Laura Erickson's For the Birds

Friday, January 27, 2023

What to do BEFORE improving backyard habitat: Windows

Black-and-white Warbler

One day in the early 1980s when I was out in the backyard with my preschool children, our young golden retriever Bunter brought me a dead Evening Grosbeak. As I reached down to take it, I said, “Oh, Bunter! What did you do?” She looked abashed, but as I took the bird from her, I realized she hadn’t hurt it at all—based on rigor mortis, it had been dead long before she picked it up, killed by our dining room window.

I’d been a birder for 6 years before we moved to Duluth in 1981, but until we got here I had no clue how lethal windows could be. Our dining room picture window was a horrible killer. Evening Grosbeaks and Purple Finches seemed to be the two birds killed most often, but warblers, sparrows, and once a Baltimore Oriole were also among the victims. I’d lose somewhere between 5 and 10 birds every year, a tragic waste, and finding a solution seemed hopeless.

Dead Canada and Blackburnian Warblers

As soon as I started producing “For the Birds” in 1986, I started hearing from listeners with the same problem, making me think more deeply about ways we could prevent collisions. I spent a lot of time researching the issue at the UMD library but didn’t find any tested solutions until 1990, in a paper by Daniel Klem, “Collisions between birds and windows: mortality and prevention” in the Journal of Field Ornithology, based on studies Klem and his students had made on campus at Muhlenberg College.

Laura and Dan Klem

Klem noted that when feeders were placed directly on windows or set within three feet of the window, birds occasionally hit the glass but weren’t flying fast enough for serious injury, but if the feeders were set any further away, birds hit at maximum velocity. So for Mother’s Day that year, Russ and my kids built a platform feeder directly on our dining room window frame. That marked the end of the problem at that window. Still, one or two birds died at a window somewhere on our house every year.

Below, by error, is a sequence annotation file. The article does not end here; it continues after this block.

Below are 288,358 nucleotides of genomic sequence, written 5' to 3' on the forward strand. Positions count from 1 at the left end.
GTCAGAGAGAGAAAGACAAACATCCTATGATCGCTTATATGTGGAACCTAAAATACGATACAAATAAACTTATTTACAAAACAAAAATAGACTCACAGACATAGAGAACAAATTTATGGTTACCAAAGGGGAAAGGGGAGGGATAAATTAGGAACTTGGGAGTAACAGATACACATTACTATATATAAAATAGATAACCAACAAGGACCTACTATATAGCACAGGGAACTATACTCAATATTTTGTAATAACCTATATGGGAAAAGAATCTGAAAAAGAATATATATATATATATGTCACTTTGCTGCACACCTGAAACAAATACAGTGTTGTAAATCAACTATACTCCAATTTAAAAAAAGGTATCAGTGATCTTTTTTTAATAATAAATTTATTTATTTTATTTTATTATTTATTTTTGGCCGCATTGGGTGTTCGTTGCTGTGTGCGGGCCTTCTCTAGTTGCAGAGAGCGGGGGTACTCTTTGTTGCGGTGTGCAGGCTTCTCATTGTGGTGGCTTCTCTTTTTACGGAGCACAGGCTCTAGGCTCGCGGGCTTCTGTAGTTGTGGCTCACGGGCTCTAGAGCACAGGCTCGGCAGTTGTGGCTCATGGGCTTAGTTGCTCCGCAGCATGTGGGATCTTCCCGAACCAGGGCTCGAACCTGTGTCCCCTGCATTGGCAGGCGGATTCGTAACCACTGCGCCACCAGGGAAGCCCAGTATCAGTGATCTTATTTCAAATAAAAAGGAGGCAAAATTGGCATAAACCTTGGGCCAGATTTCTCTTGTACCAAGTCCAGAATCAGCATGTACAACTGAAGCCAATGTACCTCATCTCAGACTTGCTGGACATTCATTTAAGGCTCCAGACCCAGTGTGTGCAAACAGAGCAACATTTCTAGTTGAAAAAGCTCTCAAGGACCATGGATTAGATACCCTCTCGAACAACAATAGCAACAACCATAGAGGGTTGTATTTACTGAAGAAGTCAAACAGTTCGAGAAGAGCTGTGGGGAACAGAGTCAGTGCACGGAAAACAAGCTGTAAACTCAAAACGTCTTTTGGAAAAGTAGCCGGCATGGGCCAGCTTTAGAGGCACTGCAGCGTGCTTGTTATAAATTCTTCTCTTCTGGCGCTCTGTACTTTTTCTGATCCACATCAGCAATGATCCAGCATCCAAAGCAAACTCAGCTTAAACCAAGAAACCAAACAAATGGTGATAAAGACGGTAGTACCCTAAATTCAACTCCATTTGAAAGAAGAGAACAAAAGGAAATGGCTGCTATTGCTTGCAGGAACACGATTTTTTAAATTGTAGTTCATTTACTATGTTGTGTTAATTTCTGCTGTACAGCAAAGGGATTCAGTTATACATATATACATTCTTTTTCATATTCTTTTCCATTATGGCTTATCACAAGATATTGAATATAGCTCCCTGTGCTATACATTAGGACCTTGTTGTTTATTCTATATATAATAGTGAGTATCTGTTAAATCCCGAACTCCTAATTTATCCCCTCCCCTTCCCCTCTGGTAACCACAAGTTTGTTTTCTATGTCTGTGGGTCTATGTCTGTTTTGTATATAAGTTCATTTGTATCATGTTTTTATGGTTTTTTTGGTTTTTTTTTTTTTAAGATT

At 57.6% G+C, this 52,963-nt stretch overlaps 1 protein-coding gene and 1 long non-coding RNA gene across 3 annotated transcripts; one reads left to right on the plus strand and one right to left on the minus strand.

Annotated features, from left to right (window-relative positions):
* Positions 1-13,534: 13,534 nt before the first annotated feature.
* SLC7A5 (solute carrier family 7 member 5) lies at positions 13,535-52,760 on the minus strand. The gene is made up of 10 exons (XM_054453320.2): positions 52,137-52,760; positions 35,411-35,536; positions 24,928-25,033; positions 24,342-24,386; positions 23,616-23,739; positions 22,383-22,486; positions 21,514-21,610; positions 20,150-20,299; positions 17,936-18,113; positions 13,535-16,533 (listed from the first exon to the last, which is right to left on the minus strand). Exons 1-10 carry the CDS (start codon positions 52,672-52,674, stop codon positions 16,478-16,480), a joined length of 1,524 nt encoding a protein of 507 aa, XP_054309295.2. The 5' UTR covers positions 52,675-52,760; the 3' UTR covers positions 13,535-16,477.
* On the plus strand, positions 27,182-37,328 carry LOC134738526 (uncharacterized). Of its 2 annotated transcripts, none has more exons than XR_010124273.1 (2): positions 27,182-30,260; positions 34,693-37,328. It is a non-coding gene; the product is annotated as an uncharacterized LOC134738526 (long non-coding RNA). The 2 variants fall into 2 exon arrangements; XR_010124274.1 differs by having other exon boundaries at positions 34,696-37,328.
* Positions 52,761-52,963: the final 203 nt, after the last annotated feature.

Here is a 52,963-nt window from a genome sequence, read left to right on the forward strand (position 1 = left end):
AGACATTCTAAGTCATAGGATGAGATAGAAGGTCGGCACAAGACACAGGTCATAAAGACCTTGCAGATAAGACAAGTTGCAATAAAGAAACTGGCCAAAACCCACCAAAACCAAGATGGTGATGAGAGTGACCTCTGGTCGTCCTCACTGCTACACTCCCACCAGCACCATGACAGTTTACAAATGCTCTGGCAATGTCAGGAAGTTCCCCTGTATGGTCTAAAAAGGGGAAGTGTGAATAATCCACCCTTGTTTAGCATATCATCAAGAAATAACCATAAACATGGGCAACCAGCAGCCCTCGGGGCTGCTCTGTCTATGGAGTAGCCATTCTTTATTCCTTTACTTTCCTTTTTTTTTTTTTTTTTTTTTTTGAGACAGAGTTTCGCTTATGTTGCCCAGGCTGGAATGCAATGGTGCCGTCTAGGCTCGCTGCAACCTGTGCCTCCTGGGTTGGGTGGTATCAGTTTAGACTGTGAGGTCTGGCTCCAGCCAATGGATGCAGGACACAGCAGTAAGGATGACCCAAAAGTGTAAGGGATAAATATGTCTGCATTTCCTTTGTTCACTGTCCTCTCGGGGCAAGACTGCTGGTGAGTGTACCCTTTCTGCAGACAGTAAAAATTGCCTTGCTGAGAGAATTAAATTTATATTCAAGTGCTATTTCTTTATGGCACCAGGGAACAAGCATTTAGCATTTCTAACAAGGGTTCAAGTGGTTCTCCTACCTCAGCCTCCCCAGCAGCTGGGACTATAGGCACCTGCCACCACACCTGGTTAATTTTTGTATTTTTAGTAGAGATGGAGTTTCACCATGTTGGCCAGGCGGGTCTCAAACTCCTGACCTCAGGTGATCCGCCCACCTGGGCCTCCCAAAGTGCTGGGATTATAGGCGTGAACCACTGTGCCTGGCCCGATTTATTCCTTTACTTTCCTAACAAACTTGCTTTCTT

Evening Grosbeak family group
About a minute into this video, a young male flies right up to the glass to inspect it. 

Over time, I picked up more ideas from Klem’s work, and put a lot of helpful tips about ways to protect birds from window collisions in my 2006 book, 101 Ways to Help Birds

Those and more are listed on my website, Click on “Ways to Help” at the top, and then go to #6: “Make your windows safer for birds.”

Suggestions include suspending window screening on the outside of dangerous windows; hanging “zen wind curtains” made from para-cord; creating vertical lines from tape, soap, or waterproof markers no more than 4 inches apart; coating the window with one-way transparent film; and setting taut bird screening 6 or so inches out from the glass so if birds do fly in, they’ll bounce off. Decals on the exterior window surface only work when you cover the window with them, spaced no further apart than a person’s outstretched hand. You can see photos showing most of these in real buildings on my website.

Bird Screening
Audubon's Rowe Sanctuary built this wonderful green welcome/education center overlooking the Platte River in Kearney, Nebraska, where cranes gather. At the building's grand opening, people were horrified by how many birds were crashing into the windows. Fortunately, one of those horrified visitors came up with a great solution, immediately got to work, and then started The Bird Screen Company.

Window collisions weren’t taken seriously by most scientists despite Daniel Klem’s painstaking research until the past decade, and most prominent bird conservation scientists actually pooh-poohed the significance of the problem. I wish someone like Martha Stewart or the producers of “This Old House” would come up with lovely exterior window coverings that could withstand weather. Why couldn’t we have blinds on tracks on the outside rather than the inside? Or sturdy shutters that open and close securely with an inside control, so it would be easy to keep them closed when we're not enjoying the view? Along the East Coast and Gulf, shutters would also reduce the amount of plywood people buy before hurricanes. And they’d reduce heat loss at night in winter here in the North and keep buildings cooler on sunny days in the South.

Windows kill roughly the same number of birds that cats do—about a BILLION every year in the United States alone. I’m going to be devoting several upcoming programs to the importance of creating bird habitat in our yards. Making our windows safe will help ensure that these birds are not being lured to our homes simply to die.

Pileated Woodpecker at my window feeder